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Vatican says there is a shortage of priests available for “exorcisms”
A rise in demand for exorcisms has caused a shortage of priests able to carry them out, the Vatican’s exorcist has warned.
The church says that a sharp rise in people wanting to experiment with satanism and the occult means that more and more people are seeking out exorcisms, believing they have been overtaken by evil forces.
But as demand grows, there is a lack of priests able to carry out the ceremonies to battle the Devil’s work, causing a real ’emergency’ within the Catholic Church.
A rise in demand for exorcisms has caused a shortage of priests able to carry them out, the Vatican’s exorcist has warned. Pictured is a scene from the film The Exorcist
And Valter Cascioli, a psychologist and consultant to the Vatican endorsed International Association of Exorcists, says there are not enough priests to deal with the number of exorcisms needed to be carried out.
He told Italian newspaper La Stampa: ‘The lack of exorcists is a real emergency. There is a pastoral emergency as a result of a significant increase in the number of diabolical possessions that exorcist priests are confronting.
‘The number of exorcists has increased in recent years, but there are still not enough to deal with a dramatic situation that affects, above all, young people who use the internet a lot.’
Now he is calling for a training college or university to be set up where Catholic priests would be taught how to carry out exorcisms.
He added: ‘There doesn’t exist a training institution at university level. We need an interdisciplinary approach in which science collaborates with religion, and psychiatrists work with demonologists and exorcists.’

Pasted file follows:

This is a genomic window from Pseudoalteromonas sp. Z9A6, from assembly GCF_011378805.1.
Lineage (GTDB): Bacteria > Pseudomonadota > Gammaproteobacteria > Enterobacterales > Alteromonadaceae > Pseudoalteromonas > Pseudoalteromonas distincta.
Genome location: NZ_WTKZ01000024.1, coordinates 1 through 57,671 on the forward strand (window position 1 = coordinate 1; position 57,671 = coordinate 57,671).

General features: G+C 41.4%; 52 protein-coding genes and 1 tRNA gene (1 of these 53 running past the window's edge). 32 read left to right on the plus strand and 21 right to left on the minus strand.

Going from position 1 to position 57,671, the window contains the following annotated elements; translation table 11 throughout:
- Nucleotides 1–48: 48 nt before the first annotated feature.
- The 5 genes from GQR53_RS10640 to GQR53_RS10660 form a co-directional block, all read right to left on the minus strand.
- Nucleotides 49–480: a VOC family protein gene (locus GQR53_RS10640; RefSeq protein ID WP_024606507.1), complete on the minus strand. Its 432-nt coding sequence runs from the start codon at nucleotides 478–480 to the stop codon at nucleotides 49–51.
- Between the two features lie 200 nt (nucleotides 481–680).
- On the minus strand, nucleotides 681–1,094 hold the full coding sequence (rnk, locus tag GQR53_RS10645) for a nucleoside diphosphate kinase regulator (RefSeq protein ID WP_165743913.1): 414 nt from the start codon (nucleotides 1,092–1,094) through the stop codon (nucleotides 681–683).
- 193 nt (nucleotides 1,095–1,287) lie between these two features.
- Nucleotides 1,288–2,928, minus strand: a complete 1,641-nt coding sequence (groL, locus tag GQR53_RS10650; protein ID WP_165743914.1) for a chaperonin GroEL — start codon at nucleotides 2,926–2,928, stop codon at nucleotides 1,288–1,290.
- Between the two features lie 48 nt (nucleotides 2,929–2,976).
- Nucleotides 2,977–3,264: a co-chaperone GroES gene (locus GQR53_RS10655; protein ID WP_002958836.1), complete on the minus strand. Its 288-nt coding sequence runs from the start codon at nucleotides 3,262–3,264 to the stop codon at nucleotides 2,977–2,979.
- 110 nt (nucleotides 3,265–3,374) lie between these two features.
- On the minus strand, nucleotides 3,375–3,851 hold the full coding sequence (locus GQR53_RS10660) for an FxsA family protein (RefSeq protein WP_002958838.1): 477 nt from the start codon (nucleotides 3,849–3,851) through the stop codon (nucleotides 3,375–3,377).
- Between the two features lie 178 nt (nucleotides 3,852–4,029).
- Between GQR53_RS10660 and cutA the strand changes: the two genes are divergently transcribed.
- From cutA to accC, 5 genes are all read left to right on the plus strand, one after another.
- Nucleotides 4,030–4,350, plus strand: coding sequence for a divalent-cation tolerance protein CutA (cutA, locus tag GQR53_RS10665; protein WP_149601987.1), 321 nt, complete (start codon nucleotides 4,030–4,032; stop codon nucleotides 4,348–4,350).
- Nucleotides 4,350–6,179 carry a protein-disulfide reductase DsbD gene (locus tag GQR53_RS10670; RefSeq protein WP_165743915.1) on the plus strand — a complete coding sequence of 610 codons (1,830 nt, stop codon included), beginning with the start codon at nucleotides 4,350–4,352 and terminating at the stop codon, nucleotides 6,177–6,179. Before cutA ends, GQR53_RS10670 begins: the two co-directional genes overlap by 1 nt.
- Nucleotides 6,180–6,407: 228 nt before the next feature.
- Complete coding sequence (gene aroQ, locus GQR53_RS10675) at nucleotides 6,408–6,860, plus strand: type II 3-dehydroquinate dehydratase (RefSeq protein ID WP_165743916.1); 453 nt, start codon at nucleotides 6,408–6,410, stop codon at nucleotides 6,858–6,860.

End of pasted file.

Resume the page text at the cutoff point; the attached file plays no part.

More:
Dr Cascioli’s comments come as the Catholic Church in the UK also reported a rise in exorcisms with the increase being blamed on Harry Potter, alcohol and pornography.
The UK also reported a rise in exorcisms with the increase being blamed on Harry Potter, pictured, alcohol and pornography
Two exorcists reported an increase in people asking priests to cleanse their bodies of demons, saying the nation’s obsession with the supernatural and a fall in those practicing Christianity is the cause.
One of the priests told the Times that non-Christian beliefs coupled with pornography and alcohol consumption, leads people to want to rid ‘satan’ from their bodies.
He explained: ‘It’s normal for humans to have a morbid fascination with the idea of a battle with evil and, to paint a caricature, the exorcist coming like a wizard to help.’
The priest also added that Pope Francis’ public denouncing of the Devil has restored belief of Satan as a real figure, saying that some people were coming to them claiming a ‘demonic presence had full control’ of their bodies.